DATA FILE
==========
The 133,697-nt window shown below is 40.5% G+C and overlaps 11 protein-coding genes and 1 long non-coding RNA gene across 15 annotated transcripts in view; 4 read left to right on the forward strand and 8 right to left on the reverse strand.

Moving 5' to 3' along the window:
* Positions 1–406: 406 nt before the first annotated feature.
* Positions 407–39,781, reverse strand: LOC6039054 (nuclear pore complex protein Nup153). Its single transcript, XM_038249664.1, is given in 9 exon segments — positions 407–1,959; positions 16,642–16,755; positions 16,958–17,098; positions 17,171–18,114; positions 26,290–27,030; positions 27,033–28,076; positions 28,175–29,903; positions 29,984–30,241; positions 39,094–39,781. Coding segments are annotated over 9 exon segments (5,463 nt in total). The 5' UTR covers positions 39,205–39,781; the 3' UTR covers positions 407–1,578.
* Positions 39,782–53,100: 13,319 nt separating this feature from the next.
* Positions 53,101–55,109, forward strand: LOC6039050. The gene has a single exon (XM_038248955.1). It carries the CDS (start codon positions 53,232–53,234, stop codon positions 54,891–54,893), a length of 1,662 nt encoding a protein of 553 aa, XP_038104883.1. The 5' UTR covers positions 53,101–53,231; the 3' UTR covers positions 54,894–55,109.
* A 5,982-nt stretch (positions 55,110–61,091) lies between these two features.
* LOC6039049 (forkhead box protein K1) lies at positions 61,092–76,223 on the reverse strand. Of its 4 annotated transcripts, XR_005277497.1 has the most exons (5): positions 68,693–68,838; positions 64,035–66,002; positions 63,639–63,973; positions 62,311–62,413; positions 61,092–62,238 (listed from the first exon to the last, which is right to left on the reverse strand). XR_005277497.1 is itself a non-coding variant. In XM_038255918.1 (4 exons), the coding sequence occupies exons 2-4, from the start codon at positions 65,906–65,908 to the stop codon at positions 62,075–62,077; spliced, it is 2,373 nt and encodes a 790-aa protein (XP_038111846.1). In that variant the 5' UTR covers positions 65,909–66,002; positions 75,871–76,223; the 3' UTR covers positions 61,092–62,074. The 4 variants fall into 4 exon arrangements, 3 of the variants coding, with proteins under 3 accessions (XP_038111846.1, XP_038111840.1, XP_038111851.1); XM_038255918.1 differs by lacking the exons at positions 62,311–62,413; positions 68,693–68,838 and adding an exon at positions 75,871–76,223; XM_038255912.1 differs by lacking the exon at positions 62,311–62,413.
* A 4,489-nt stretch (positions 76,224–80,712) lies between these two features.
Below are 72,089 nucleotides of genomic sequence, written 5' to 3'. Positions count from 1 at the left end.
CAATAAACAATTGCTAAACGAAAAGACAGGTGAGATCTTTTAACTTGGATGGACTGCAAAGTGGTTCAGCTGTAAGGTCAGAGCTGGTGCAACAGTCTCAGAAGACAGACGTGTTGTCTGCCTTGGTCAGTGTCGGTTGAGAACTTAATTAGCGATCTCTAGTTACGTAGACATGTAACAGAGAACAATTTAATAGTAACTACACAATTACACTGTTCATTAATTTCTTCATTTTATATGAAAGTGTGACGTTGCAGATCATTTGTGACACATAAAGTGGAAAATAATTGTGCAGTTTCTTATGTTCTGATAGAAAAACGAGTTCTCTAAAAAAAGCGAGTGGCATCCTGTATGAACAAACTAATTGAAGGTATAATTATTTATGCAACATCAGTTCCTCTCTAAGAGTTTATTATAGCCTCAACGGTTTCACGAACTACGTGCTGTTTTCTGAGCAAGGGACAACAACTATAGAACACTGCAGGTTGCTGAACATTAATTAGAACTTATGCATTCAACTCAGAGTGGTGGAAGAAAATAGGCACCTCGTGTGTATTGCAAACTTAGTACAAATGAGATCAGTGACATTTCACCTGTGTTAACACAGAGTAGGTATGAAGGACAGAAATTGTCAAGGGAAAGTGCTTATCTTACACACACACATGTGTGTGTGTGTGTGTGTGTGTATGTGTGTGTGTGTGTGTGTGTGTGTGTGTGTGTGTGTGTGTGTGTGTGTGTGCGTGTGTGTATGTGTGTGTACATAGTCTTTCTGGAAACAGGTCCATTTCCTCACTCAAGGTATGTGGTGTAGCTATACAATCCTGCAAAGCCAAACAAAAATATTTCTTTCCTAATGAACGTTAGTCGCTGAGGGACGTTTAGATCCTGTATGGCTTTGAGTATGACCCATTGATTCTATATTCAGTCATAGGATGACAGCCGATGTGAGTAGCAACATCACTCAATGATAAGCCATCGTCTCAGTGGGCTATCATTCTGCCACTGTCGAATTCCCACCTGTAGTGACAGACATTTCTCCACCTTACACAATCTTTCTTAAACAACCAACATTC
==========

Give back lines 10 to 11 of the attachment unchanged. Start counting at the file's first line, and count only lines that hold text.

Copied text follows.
Below are 72,089 nucleotides of genomic sequence, written 5' to 3'. Positions count from 1 at the left end.
CAATAAACAATTGCTAAACGAAAAGACAGGTGAGATCTTTTAACTTGGATGGACTGCAAAGTGGTTCAGCTGTAAGGTCAGAGCTGGTGCAACAGTCTCAGAAGACAGACGTGTTGTCTGCCTTGGTCAGTGTCGGTTGAGAACTTAATTAGCGATCTCTAGTTACGTAGACATGTAACAGAGAACAATTTAATAGTAACTACACAATTACACTGTTCATTAATTTCTTCATTTTATATGAAAGTGTGACGTTGCAGATCATTTGTGACACATAAAGTGGAAAATAATTGTGCAGTTTCTTATGTTCTGATAGAAAAACGAGTTCTCTAAAAAAAGCGAGTGGCATCCTGTATGAACAAACTAATTGAAGGTATAATTATTTATGCAACATCAGTTCCTCTCTAAGAGTTTATTATAGCCTCAACGGTTTCACGAACTACGTGCTGTTTTCTGAGCAAGGGACAACAACTATAGAACACTGCAGGTTGCTGAACATTAATTAGAACTTATGCATTCAACTCAGAGTGGTGGAAGAAAATAGGCACCTCGTGTGTATTGCAAACTTAGTACAAATGAGATCAGTGACATTTCACCTGTGTTAACACAGAGTAGGTATGAAGGACAGAAATTGTCAAGGGAAAGTGCTTATCTTACACACACACATGTGTGTGTGTGTGTGTGTGTGTATGTGTGTGTGTGTGTGTGTGTGTGTGTGTGTGTGTGTGTGTGTGTGTGTGTGCGTGTGTGTATGTGTGTGTACATAGTCTTTCTGGAAACAGGTCCATTTCCTCACTCAAGGTATGTGGTGTAGCTATACAATCCTGCAAAGCCAAACAAAAATATTTCTTTCCTAATGAACGTTAGTCGCTGAGGGACGTTTAGATCCTGTATGGCTTTGAGTATGACCCATTGATTCTATATTCAGTCATAGGATGACAGCCGATGTGAGTAGCAACATCACTCAATGATAAGCCATCGTCTCAGTGGGCTATCATTCTGCCACTGTCGAATTCCCACCTGTAGTGACAGACATTTCTCCACCTTACACAATCTTTCTTAAACAACCAACATTC